In this episode, Amy cuts and charts with “graph” Ryan wonders which came first, the “flirt” or the fan.

Lexitecture is a podcast about words. In each episode, a Canadian (Ryan) and a Scot (Amy) each present their current favourite word and talk about its origins, current use, and try to puzzle out how it may have gone from A to B. If you love thinking and talking about words, word origins, or just random bits of head-scratching language trivia, this may be the show for you!

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2 comments on Episode 95: Flirt Graph

  1. Peter Quirk says:

    Hi Amy & Ryan,
    I really enjoyed this episode, particularly the section devoted to ‘graph’. I was waiting to hear some other graph words, such a nomograph – a very practical kind of graph for computing a variable based on two other variables. It’s quite unlike the common conception of an X-Y graph. See for examples.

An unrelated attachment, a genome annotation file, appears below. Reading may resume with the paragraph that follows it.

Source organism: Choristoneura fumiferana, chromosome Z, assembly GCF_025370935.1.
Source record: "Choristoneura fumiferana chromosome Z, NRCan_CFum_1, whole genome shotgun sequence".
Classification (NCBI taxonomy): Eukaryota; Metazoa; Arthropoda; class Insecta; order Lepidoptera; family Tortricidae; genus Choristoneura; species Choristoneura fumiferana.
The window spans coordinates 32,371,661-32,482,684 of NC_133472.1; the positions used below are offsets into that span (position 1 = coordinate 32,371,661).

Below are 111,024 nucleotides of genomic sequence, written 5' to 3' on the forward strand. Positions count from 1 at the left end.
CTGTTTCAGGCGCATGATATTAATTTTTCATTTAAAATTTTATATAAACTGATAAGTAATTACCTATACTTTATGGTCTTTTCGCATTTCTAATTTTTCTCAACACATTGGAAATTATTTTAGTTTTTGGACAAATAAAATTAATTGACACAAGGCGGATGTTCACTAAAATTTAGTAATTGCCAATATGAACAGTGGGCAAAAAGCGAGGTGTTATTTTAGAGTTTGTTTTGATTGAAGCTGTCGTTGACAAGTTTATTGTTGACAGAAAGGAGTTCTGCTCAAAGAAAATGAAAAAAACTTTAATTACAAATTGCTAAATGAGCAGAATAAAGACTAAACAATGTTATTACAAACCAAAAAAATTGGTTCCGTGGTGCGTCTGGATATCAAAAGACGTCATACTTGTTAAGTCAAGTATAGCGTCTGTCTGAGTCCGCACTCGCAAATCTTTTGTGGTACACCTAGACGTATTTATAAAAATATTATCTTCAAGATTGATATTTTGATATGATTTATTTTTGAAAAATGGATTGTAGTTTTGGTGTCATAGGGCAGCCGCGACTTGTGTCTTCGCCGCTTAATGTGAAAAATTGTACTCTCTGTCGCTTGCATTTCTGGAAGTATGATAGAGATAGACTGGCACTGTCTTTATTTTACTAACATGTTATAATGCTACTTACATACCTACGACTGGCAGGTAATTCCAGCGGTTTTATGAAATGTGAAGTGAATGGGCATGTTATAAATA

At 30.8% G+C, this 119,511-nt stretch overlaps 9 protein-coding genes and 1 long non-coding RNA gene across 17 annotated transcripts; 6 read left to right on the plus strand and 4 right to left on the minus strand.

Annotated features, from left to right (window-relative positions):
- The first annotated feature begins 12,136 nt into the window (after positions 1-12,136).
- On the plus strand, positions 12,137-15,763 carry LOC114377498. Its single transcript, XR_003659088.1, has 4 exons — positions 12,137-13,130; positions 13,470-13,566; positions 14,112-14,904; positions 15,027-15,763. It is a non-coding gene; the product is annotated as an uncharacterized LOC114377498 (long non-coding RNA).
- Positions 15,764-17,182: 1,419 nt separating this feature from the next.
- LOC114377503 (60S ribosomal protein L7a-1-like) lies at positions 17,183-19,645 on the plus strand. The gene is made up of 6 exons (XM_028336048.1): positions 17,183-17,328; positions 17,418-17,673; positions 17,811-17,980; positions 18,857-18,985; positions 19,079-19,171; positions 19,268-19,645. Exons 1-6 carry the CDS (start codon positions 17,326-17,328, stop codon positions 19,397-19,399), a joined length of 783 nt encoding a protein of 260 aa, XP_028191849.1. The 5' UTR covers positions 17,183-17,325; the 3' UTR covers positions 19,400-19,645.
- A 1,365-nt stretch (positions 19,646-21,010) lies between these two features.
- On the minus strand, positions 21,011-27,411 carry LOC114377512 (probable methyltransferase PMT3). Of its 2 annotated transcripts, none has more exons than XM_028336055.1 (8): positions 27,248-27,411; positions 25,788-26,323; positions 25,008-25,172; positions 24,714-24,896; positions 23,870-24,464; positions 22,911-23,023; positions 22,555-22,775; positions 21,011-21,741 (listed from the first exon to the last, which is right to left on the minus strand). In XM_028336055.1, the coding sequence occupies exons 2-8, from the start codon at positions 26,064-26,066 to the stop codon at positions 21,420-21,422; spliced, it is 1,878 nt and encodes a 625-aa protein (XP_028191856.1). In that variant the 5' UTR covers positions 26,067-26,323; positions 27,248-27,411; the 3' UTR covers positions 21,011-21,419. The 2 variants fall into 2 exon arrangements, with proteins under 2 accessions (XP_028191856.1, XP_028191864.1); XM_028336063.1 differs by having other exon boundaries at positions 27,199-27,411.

Some related words that you probably skipped over for brevity are graphite and graphene, the latter not to be confused with grapheme. Graphene is a hew material with lots of promising applications (,which%20would%20remove%20everything%20apart%20from%20water%20molecules.) I’m not sure if you’re mentioned allograph either.

    Regarding “graph theory” – this is not related to the types of graphs you described, but to networks of nodes connected by edges. See for a brief explanation. When your GPS navigation system comes up with alternative routes from A to B, it draws a graph of edges (roads) connecting nodes (towns). Such graphs are called Directed Acyclic Graphs (DAGs) because we want to avoid going along any edge more than once.

    From graph theory we developed the concept of the social graph (, which is the concept behind Facebook’s Open Graph API. Querying graph structures is very different from querying tabular databases, so a category of databases has emerged – graph databases (

    Regarding flirt, I thought floozie might be a related as it also referred to a woman of disreputable character, but etymonline suggests it might be related to flossy – 1890s slang for “fancy, frilly”. It’s very suggestive of flirting.


  2. Peter Quirk says:


    I think the graphic explaining millions may have been from the xkcd comic. Randall Munroe creates wonderful poster too – I own the Money poster, which spawned so many conversations in my office.


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